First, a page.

(Note, an earlier draft of this essay was published inappropriately. This is the edited version. Enjoy the irony of an essay on competence having mistakes in it 😉 )
I first heard the term “Omnicompetence” in reference to Elon Musk of Tesla and his proposal for the Hyperloop, back when it made a splash in the news. The term was applied to how some people viewed Mr. Musk; being successful, smart, and moving electric cars forward, there were those that imbued him with an aura of Omnicompetence – that his successes in one area meant he would be successful in other areas or indeed all areas. This of course is not to single out Mr. Musk because I’m sure we’ve all seen similar breathless assumptions, and I rather like what he’s done with Tesla.
I love the term “Omnicompetence” because it defines something I see way too often; the idea that a person good at one thing must be good in other things or many things. We often see it, where people who are famous are asked their opinions on medicine, politicians opine on theology, and writers of fiction are asked about technology. In a way we’re quite used to it.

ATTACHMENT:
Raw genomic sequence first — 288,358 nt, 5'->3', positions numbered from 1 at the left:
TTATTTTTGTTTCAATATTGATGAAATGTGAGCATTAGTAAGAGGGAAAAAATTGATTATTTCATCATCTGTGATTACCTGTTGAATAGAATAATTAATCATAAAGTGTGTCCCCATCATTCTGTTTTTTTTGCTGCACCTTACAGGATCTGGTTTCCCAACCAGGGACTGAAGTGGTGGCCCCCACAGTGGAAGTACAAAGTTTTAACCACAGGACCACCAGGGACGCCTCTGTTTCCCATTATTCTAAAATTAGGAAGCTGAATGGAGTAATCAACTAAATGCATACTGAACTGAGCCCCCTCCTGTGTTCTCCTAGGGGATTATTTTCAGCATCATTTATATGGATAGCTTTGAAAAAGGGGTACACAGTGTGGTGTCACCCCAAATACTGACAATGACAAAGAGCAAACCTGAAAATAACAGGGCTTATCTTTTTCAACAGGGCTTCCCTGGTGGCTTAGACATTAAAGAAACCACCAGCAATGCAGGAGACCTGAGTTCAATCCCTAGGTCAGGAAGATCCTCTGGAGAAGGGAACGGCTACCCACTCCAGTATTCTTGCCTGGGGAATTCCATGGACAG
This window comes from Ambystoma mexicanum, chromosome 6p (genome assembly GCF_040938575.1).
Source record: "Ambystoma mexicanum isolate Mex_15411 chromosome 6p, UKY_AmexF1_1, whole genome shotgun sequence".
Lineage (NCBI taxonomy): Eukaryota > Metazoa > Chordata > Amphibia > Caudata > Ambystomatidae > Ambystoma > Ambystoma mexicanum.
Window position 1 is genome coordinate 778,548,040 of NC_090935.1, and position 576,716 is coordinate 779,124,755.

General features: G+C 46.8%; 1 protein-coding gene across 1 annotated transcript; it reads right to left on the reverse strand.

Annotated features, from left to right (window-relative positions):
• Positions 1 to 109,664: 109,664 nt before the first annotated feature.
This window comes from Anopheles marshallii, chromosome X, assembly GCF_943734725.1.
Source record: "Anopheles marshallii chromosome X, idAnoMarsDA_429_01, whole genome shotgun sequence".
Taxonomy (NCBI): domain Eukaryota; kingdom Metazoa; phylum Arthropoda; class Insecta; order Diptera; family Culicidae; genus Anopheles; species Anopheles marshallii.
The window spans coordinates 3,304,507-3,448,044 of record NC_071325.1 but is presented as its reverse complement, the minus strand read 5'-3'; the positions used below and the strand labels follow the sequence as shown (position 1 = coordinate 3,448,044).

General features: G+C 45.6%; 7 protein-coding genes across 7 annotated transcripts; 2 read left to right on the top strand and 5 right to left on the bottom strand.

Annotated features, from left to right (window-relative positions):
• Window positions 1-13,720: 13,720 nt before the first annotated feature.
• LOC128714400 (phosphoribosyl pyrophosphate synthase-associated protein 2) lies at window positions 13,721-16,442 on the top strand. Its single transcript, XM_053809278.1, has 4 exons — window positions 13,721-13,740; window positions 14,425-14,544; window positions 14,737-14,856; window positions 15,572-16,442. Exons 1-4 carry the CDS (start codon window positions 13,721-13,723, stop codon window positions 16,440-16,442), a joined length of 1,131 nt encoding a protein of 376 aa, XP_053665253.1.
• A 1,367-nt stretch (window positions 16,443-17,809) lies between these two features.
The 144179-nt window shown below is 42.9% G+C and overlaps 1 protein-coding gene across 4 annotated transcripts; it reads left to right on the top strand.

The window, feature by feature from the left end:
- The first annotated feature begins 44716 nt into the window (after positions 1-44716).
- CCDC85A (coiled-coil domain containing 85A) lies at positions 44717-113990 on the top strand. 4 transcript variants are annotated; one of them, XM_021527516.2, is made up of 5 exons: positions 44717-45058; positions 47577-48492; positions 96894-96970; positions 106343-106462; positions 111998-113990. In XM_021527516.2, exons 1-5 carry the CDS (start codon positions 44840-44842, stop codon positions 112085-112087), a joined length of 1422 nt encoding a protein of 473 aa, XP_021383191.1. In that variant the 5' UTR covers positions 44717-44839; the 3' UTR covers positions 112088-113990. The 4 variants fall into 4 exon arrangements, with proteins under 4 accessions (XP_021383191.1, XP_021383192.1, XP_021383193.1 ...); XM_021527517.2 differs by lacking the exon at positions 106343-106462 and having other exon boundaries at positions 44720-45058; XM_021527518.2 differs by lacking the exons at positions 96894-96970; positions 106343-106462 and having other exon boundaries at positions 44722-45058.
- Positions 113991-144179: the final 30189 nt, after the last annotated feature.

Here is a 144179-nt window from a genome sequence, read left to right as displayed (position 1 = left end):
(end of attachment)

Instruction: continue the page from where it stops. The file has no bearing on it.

Yet, when we look at the idea of Omnicopmetence logically, it falls apart. Few people are truly good at a broad swatch of things, many are good at only a few things, and some just aren’t that hot anything but got lucky. We also know that some people’s “success” is really irrelevant to who they are; rich due to inheritance, famous due to a sex tape, and so forth.